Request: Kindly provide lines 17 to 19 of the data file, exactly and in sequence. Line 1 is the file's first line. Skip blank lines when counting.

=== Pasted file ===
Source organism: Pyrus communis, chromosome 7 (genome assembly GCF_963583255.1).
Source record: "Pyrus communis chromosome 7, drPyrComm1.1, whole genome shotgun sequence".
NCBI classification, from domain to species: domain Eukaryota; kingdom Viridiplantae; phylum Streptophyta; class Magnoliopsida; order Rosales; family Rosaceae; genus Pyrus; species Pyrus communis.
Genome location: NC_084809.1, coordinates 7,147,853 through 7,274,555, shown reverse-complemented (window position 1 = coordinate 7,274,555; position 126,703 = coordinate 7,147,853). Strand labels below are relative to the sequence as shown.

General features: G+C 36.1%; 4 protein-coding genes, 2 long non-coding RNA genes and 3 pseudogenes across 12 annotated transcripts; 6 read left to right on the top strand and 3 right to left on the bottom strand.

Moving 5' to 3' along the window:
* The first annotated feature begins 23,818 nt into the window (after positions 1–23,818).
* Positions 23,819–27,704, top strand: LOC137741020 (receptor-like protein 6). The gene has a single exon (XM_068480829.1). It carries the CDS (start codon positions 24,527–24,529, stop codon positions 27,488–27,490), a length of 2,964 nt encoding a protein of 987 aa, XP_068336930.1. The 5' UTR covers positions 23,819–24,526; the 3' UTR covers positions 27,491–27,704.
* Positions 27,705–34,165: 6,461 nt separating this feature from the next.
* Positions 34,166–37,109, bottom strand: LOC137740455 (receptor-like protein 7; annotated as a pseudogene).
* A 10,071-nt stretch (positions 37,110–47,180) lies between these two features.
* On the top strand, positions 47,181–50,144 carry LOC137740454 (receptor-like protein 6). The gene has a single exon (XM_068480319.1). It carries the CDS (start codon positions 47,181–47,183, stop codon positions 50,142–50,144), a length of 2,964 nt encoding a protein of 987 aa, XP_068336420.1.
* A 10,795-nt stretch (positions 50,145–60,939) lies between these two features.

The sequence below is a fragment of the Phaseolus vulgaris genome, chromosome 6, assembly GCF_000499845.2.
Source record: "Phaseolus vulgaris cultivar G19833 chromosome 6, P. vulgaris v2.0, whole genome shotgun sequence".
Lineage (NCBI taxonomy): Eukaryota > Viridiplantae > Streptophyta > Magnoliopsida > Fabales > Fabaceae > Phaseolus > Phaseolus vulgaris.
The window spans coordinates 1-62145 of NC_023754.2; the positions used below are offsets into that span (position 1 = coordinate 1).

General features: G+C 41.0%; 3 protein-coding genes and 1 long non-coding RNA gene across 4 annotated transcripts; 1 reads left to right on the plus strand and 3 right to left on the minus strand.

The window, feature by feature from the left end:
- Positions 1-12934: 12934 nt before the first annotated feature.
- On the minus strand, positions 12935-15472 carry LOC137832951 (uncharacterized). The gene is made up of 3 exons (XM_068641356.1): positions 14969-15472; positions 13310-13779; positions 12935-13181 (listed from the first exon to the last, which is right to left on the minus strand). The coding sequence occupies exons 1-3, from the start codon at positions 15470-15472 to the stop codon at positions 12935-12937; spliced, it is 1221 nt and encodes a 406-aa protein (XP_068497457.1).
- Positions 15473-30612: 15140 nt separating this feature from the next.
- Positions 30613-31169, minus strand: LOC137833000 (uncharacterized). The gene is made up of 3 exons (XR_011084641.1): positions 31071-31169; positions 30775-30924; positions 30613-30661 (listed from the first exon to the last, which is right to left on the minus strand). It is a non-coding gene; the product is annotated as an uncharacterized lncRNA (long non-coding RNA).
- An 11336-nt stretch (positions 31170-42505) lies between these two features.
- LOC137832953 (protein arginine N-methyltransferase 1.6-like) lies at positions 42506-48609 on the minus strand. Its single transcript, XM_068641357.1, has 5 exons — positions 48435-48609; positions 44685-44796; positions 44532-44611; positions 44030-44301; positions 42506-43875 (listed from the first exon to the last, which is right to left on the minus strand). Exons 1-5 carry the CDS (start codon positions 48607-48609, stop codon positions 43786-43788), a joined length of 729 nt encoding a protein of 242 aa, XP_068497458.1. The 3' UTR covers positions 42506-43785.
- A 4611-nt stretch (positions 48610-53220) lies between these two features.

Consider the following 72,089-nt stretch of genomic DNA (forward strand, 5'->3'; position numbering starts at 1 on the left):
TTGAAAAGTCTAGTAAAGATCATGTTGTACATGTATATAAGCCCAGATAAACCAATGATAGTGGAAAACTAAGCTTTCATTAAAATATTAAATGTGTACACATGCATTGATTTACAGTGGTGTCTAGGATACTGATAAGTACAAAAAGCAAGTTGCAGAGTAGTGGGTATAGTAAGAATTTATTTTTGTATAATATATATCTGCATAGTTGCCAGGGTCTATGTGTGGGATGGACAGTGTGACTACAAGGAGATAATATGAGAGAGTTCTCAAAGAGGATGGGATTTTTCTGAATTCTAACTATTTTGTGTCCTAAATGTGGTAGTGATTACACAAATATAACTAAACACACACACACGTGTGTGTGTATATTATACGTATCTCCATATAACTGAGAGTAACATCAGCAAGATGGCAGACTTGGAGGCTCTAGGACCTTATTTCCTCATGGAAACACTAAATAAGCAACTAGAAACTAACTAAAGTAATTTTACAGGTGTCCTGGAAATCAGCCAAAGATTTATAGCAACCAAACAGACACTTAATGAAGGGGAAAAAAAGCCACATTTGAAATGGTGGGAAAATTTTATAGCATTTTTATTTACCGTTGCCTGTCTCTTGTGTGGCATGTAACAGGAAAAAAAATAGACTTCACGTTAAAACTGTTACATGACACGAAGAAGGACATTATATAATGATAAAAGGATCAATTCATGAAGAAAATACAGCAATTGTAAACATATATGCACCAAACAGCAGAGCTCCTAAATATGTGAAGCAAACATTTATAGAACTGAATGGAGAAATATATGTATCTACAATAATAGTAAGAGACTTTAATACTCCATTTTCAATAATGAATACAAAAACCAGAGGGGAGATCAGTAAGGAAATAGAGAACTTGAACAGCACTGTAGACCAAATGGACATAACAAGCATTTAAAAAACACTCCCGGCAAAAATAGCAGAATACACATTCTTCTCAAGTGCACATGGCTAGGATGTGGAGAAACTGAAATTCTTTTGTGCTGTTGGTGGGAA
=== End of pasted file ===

The window spans coordinates 1-62145 of NC_023754.2; the positions used below are offsets into that span (position 1 = coordinate 1).

General features: G+C 41.0%; 3 protein-coding genes and 1 long non-coding RNA gene across 4 annotated transcripts; 1 reads left to right on the plus strand and 3 right to left on the minus strand.

The window, feature by feature from the left end: